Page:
More Stories

  • Editor's Letter

    Spring Has Sprung (…Almost)! March is a month of transition, where winter's grip finally loosens its hold, and the spirit of renewal stirs within us. In this issue of VIP Murfreesboro, we celebrate this spirit by exploring two key areas that define our lives here: home and community. Read More
  • Rutherford Woman Shares the Life-Changing Potential of Thyroid Removal Surgery

    Since the age of 20, Misty Smith, 49, had been struggling with thyroid issues, experiencing episodes of choking and difficulty breathing. After many years of ultrasounds, biopsies and consultations with various doctors, she was diagnosed with Hashimoto's, an autoimmune condition where the immune system attacks the thyroid, leading to fatigue and other non-life-threatening symptoms.  Read More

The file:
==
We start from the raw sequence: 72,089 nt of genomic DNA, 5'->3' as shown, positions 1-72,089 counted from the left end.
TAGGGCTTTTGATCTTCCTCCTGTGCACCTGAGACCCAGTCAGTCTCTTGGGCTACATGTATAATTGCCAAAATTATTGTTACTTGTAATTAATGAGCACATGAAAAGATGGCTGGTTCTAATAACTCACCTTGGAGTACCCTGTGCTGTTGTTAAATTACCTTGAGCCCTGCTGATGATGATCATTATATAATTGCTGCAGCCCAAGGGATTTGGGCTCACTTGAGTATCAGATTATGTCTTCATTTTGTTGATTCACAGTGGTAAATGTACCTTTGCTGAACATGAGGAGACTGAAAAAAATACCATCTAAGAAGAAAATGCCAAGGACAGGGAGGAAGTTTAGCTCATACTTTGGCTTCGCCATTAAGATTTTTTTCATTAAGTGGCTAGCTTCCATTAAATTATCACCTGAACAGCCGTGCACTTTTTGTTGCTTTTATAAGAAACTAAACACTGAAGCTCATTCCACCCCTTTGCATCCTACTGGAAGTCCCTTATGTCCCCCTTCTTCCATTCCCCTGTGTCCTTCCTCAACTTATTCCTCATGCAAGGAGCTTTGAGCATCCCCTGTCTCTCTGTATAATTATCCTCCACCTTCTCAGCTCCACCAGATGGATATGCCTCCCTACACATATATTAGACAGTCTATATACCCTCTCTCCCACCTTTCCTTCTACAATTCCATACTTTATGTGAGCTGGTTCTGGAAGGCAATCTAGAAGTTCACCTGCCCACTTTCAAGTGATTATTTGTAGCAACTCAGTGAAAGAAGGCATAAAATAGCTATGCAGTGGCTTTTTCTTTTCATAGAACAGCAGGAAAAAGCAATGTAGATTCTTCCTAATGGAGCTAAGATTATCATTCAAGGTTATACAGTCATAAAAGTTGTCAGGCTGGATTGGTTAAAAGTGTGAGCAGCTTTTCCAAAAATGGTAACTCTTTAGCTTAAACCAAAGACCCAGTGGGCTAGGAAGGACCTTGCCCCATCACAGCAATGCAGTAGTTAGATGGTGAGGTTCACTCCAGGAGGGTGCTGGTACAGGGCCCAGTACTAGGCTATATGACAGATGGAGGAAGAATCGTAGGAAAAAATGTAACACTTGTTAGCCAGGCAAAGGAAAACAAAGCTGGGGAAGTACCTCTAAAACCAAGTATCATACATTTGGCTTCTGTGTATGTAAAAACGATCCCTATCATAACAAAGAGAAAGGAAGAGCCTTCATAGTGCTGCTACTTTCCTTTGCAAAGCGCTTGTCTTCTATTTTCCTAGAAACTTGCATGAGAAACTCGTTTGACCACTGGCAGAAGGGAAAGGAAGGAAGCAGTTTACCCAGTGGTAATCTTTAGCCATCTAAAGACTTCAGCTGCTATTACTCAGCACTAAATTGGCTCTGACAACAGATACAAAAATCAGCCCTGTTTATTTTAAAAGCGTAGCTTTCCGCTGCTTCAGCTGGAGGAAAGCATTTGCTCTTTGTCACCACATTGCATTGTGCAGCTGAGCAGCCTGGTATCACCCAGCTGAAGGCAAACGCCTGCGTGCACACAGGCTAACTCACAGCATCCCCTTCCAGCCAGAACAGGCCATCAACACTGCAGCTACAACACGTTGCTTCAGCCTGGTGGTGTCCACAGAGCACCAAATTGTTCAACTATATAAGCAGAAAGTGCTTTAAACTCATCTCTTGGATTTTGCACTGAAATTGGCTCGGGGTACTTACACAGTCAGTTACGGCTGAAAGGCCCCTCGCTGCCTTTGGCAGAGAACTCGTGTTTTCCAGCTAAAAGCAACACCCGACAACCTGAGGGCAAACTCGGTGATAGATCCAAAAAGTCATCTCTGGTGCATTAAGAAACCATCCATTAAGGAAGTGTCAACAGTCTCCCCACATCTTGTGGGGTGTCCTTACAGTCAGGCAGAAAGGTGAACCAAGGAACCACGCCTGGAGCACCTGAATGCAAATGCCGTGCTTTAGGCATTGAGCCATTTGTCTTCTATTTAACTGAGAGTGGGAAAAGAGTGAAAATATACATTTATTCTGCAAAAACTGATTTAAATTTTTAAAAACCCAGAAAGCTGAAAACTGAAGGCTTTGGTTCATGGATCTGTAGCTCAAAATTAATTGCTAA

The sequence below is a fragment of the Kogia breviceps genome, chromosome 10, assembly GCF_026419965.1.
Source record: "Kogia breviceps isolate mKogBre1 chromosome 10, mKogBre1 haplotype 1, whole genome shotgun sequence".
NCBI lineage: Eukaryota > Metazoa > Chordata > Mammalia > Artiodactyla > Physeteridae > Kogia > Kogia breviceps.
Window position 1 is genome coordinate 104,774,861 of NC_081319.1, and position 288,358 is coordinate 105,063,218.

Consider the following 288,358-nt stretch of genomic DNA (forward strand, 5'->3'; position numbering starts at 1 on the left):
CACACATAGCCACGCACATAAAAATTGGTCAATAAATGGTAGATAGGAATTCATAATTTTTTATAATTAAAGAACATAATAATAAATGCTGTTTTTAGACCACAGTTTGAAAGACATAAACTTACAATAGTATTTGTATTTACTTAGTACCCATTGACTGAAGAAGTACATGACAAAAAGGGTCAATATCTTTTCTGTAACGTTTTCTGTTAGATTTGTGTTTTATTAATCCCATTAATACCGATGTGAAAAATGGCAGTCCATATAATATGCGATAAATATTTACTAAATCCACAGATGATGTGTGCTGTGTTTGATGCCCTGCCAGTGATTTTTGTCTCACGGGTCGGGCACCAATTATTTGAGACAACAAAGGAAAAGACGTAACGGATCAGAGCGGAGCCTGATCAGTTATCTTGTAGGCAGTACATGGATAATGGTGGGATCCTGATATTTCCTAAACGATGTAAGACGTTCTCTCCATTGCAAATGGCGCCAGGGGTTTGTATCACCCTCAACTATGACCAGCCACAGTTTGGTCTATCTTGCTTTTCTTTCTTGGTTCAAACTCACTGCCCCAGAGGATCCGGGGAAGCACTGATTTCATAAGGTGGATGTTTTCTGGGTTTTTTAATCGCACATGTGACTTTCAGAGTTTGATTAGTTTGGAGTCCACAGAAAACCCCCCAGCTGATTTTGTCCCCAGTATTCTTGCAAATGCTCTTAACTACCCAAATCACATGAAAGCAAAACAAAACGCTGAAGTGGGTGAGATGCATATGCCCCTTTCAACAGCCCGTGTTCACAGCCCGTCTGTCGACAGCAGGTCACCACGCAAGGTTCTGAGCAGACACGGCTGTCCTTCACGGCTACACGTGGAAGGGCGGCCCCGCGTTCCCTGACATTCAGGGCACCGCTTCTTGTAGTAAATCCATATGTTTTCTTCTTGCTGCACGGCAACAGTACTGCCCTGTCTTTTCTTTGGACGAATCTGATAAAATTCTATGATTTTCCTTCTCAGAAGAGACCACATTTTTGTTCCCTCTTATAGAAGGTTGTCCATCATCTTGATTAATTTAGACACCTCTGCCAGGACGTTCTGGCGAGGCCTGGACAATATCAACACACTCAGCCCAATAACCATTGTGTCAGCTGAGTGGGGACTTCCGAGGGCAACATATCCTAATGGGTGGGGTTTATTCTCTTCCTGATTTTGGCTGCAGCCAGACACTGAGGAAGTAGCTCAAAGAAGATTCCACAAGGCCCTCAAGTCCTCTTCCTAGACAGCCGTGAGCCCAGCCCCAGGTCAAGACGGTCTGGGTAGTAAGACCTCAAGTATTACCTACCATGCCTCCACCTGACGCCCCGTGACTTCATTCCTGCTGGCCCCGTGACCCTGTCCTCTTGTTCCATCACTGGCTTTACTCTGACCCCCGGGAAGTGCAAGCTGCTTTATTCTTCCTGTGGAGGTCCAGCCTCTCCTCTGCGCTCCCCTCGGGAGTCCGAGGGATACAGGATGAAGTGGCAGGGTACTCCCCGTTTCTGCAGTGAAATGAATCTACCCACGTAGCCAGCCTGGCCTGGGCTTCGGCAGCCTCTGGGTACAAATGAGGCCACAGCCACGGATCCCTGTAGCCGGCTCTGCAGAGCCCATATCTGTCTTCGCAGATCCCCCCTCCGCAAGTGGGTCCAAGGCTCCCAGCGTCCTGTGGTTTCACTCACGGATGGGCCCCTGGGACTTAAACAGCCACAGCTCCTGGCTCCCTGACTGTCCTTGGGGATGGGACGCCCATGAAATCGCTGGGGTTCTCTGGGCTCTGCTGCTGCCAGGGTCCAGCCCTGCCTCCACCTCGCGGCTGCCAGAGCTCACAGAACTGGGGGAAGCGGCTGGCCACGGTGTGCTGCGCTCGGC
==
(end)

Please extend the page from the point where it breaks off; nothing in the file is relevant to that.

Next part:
• Woods Air Movement and Alpyne Strategy Provide Meals to Neighbors Facing Hunger in Rutherford County

    Woods Air Movement USA and Alpyne Strategy of Murfreesboro, Tennessee, hosted a joint holiday food drive for Second Harvest Food Bank of Middle Tennessee. The drive occurred during the holiday season. Food donations were dropped off at multiple locations in Murfreesboro, including Woods Air Movement and Alpyne Strategy.  Read More
  • Central Magnet School Students Win Top Prize at MTSU Entrepreneurship Fair

    Three sophomores from Central Magnet School in Murfreesboro emerged victorious at Middle Tennessee State University’s 2024 High School Entrepreneurship Fair. Their business, Fresh Check, employs artificial intelligence to combat global food waste. The competition, held in the Student Union Ballroom, featured 100 students from 60 groups across Middle Tennessee high schools, presenting innovative business ideas. Read More